The proximate cause of the strike is the bait-and-switch tactic of the MTA, which lead directly to the breakdown in negotiations. Perhaps they felt safe in strongarming the union knowing that New Yorkers would associate their distress with the workers who did not show up rather than the contractual game-playing that caused them not to show up.

Of course, a strike causing NYC to grind to a halt in the runup to Christmas is just about the worst outcome for everybody. But let's be clear about where the responsibility should lie.

"Bleh" is right

Johnny Damon to go to the Yankees.

FISA Judge quits

He didn't offer a reason. Hmmm....

In other FISA news, I see Kevin Drum is putting up a post questioning the "well, we're in a time of war" rationale. First of all, wasn't FISA itself instituted during a time of war? And secondly, if we count both "cold" and "hot" wars, Drum points out that we have been at war for 50 out of the last 65 years, with no end in sight for the GWoT either. The distinction between wartime powers and regular presidential powers become a distinction without a difference.

Need more FISA-ey goodness?

Link dump at IM Kierkegaard

The Anonymous Liberal's take

Touch it up

(Via Clicked)

Everybody already know that the Cosmo cover girls are touched up to within an inch of their bone-skinny lives, right? This really cool project, apparently sponsored by the ministry of health and social affairs of some Scandanvanian country, give you a step-by-step interactive look at how eyes are brightened, boobs are boosted, shadows are added to flatter the face and hair is filled out. They were very clever in making the changes relatively subtle and starting with an attractive model. It is really quite startling how seemingly minor changes add up to make the poor girl look like shit compared with her photoshopped self.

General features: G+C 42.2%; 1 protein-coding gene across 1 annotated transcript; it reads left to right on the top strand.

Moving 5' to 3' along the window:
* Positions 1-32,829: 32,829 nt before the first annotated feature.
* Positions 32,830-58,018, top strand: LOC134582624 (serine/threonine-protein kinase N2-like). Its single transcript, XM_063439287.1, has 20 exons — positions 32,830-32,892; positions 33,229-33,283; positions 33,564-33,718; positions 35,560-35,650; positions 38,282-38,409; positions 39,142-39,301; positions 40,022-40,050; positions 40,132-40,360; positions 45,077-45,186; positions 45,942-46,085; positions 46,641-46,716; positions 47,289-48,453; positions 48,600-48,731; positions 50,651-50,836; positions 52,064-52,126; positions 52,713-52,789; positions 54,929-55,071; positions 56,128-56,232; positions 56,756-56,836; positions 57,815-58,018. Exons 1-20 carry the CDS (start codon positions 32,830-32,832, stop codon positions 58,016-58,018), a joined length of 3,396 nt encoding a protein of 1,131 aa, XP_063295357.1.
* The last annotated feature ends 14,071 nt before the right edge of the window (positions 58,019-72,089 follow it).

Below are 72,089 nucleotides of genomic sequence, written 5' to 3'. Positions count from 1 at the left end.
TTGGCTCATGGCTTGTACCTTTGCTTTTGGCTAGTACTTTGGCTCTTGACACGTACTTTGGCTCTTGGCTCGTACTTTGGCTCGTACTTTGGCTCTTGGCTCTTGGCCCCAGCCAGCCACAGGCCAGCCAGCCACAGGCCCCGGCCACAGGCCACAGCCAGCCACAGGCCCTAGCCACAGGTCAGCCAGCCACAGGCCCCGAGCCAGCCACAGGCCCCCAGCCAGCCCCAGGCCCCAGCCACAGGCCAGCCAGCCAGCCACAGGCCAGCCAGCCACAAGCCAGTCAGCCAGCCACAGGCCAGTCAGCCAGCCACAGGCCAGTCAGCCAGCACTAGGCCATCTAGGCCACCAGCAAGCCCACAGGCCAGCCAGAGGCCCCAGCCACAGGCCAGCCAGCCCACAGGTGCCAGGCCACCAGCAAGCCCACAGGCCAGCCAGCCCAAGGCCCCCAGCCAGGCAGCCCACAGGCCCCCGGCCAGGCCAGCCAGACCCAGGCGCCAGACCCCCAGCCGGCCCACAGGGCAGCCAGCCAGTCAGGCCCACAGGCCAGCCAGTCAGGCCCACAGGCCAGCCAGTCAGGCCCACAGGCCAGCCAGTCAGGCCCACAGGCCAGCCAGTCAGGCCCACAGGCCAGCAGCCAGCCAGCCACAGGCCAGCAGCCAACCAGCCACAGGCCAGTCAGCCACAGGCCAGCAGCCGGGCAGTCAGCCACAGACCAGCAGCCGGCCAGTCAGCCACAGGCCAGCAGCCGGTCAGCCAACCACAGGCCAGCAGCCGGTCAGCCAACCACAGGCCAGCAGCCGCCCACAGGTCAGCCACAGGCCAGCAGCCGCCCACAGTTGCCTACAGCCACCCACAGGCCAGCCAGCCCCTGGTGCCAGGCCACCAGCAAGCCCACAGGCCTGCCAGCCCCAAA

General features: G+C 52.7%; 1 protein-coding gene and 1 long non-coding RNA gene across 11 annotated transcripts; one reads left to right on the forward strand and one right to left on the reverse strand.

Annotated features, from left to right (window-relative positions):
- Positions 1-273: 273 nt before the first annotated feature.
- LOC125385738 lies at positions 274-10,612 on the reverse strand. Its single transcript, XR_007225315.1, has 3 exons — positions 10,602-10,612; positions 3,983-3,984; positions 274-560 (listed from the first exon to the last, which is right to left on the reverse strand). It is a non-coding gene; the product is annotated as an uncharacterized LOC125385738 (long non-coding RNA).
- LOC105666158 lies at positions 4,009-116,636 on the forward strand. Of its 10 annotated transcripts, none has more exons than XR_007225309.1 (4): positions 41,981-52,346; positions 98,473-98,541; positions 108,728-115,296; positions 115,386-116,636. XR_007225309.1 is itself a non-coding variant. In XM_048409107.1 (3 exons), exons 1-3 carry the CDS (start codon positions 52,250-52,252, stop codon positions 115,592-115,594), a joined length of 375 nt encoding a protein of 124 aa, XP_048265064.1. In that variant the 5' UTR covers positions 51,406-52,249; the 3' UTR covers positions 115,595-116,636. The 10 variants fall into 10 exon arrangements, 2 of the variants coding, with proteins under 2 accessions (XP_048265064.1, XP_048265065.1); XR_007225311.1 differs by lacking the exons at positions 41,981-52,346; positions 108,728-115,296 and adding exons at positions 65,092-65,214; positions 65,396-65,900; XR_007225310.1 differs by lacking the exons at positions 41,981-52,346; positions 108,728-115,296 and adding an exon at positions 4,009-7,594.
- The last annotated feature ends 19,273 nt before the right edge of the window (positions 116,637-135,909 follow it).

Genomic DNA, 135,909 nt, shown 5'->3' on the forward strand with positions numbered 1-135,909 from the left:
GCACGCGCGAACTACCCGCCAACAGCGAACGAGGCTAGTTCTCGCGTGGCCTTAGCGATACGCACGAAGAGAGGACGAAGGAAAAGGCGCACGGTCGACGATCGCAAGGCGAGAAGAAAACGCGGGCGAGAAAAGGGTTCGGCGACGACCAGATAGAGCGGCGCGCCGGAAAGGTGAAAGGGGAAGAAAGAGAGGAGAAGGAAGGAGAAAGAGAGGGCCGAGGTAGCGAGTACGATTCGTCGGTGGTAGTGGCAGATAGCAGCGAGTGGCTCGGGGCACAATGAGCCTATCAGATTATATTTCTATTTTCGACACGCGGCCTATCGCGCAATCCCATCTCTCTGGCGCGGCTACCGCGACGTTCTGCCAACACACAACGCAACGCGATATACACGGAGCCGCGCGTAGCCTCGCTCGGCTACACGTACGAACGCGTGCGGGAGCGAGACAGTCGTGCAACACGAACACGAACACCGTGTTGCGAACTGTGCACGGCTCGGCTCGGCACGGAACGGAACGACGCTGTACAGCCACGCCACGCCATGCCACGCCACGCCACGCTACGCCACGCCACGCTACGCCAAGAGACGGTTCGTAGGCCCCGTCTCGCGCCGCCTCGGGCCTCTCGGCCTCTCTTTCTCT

Sigh, Scandavania and Scandavanians. Everything they are and do seem designed to make me feel inadequate. The copywriting on the retouch project is so good I didn't notice the writer was not American until I saw the web address. And I am so ignorant that I can't even figure out where it is from. "se" -- could it be Sweden? While their government is raising awareness about the unrealistic body image propagated by the mass media, our government is pushing dumbass shit like this.
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Tuesday, December 20, 2005

All in the wrist -- a bleg

Lately, my life has revolved around activities that requires intensive use of my right wrist in one way or another (painting a house, typing/surfing internet, playing guitar...) For the past few days now I've started noticing tingling sensations from within the wrist, building to a more uncomfortable feeling of inflammation today. No actual pain, but disconcerting. Is this tendonitis?

I know the wisdom of asking one's blogging audience for a diagnosis is probably questionable in general. But as I'm sure there are more than a few avid typists among youse, I thought I'd give it a try. Have any of you suffered from tendonitis, and how did you recover from it? Right now I'm trying to type as little as possible (with my wrists correctly elevated) and I've wrapped an ace bandage around my wrist to provide a little bit of support and to remind me to keep off it.